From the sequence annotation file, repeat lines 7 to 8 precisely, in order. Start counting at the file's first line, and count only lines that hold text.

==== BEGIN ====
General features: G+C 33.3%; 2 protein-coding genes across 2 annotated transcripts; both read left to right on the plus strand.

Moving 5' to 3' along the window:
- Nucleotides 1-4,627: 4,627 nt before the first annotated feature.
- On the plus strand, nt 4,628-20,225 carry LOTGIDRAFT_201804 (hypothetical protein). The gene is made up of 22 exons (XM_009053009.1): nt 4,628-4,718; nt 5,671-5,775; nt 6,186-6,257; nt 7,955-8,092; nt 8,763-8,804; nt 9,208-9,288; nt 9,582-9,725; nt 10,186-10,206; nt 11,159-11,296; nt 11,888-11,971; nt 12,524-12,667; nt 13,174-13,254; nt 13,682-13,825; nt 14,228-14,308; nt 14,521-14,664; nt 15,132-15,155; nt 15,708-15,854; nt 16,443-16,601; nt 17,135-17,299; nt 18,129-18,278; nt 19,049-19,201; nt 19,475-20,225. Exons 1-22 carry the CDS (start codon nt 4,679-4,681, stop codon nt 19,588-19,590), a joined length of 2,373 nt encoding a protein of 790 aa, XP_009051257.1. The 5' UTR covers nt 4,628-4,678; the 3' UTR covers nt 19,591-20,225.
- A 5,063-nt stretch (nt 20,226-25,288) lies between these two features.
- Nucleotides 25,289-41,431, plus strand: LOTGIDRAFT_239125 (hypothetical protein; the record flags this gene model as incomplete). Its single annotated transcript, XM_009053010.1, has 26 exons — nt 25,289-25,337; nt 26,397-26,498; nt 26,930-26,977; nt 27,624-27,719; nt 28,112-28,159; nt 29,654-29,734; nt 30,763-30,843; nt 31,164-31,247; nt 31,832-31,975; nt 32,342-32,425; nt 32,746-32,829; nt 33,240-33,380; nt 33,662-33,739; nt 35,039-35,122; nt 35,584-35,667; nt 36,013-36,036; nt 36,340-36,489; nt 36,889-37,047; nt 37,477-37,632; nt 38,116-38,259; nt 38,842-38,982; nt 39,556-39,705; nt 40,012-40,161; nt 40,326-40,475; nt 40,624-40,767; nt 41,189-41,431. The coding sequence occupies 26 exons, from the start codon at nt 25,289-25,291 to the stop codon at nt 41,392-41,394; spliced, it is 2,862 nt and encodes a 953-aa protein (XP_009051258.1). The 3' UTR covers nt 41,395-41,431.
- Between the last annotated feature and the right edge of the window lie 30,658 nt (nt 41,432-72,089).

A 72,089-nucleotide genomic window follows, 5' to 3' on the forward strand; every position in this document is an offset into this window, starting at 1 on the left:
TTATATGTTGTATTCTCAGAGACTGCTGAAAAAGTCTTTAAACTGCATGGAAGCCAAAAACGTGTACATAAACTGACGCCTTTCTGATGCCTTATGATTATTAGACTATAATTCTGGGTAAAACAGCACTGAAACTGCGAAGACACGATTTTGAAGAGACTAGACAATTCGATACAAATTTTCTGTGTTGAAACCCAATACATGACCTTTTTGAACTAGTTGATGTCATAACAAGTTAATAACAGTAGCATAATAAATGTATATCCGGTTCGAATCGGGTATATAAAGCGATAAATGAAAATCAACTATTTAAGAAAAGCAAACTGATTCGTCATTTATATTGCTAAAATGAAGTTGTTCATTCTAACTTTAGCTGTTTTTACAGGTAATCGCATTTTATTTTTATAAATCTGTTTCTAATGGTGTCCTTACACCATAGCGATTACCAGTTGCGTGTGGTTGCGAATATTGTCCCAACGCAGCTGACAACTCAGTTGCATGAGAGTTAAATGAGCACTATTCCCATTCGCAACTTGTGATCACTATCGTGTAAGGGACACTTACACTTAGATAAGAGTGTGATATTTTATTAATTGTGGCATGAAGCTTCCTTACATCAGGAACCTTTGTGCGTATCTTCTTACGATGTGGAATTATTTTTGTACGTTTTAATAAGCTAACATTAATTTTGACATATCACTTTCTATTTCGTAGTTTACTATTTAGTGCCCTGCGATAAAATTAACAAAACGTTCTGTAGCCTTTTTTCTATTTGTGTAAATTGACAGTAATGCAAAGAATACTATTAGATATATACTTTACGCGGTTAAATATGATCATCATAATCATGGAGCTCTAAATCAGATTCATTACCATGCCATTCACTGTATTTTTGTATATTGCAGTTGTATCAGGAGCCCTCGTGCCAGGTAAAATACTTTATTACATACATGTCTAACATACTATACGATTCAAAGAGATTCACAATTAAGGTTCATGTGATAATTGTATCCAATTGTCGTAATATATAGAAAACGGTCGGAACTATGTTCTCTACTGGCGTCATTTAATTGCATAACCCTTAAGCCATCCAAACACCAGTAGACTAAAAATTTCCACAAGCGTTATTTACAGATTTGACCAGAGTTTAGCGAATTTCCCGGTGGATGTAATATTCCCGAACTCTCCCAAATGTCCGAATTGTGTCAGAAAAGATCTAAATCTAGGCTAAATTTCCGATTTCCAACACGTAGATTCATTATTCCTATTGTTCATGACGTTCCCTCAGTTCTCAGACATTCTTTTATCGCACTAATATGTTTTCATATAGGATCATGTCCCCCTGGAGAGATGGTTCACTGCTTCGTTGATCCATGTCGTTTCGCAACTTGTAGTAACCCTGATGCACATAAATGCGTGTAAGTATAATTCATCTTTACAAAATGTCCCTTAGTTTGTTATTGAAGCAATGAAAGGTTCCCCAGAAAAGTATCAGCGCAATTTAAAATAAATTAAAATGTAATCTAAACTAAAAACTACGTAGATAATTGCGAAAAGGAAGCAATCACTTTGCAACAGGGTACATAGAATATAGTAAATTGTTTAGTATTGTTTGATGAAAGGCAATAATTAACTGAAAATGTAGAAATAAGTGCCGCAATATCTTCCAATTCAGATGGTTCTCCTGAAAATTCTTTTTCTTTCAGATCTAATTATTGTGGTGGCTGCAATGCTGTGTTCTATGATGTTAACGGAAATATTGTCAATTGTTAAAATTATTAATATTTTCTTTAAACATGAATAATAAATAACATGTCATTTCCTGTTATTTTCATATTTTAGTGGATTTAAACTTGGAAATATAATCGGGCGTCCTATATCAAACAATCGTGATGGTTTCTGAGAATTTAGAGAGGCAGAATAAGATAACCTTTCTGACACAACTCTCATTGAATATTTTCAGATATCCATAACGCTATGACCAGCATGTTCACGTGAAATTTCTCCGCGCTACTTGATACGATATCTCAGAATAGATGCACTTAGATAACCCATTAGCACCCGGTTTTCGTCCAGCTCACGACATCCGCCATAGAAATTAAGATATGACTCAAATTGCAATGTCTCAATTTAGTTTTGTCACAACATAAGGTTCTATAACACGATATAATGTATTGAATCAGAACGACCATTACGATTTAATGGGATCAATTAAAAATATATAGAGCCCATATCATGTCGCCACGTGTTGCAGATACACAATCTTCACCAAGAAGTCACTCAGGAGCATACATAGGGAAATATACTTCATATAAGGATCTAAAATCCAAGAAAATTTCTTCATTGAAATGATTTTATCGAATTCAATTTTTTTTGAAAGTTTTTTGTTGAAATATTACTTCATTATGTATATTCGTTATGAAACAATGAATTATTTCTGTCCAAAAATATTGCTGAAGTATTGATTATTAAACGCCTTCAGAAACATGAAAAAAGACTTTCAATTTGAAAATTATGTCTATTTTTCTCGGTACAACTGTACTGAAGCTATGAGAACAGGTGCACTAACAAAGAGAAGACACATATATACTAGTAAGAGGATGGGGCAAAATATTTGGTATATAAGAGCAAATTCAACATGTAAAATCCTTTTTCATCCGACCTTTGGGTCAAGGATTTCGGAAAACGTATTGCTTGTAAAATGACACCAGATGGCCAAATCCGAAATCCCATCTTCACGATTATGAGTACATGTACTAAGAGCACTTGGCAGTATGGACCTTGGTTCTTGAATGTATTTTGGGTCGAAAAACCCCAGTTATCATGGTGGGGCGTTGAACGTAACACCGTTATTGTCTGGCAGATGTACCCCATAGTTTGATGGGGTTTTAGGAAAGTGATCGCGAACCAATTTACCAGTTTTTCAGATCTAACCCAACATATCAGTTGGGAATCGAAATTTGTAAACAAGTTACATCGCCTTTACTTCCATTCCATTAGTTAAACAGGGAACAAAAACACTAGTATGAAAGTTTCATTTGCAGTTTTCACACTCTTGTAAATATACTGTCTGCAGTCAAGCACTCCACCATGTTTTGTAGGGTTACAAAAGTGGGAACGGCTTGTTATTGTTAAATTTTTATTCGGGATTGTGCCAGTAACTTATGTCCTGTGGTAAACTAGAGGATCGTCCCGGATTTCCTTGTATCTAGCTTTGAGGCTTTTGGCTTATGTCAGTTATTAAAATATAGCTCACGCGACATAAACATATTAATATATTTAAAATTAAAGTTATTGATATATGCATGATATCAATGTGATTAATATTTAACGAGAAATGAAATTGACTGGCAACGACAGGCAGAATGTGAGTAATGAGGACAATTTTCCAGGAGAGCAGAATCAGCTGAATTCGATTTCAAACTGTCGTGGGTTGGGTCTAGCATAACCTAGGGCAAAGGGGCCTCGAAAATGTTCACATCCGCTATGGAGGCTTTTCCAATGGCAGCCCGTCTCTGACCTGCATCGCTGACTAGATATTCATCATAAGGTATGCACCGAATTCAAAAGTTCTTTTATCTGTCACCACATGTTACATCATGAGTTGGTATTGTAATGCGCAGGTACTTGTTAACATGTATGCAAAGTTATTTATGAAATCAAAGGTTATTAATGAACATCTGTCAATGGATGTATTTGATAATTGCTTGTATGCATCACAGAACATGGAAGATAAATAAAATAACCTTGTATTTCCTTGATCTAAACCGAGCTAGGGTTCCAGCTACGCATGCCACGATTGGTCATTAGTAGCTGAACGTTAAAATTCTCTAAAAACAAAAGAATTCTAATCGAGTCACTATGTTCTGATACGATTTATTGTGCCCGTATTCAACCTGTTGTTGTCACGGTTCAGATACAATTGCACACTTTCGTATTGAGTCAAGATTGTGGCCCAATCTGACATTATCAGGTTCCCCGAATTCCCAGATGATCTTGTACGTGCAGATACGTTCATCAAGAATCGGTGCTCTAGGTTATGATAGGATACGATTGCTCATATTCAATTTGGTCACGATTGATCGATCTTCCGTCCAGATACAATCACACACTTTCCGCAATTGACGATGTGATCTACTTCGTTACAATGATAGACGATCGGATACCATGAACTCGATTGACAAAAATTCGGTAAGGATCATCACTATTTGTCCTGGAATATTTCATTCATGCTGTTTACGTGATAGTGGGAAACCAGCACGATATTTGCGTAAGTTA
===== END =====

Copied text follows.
- Between the last annotated feature and the right edge of the window lie 30,658 nt (nt 41,432-72,089).

A 72,089-nucleotide genomic window follows, 5' to 3' on the forward strand; every position in this document is an offset into this window, starting at 1 on the left: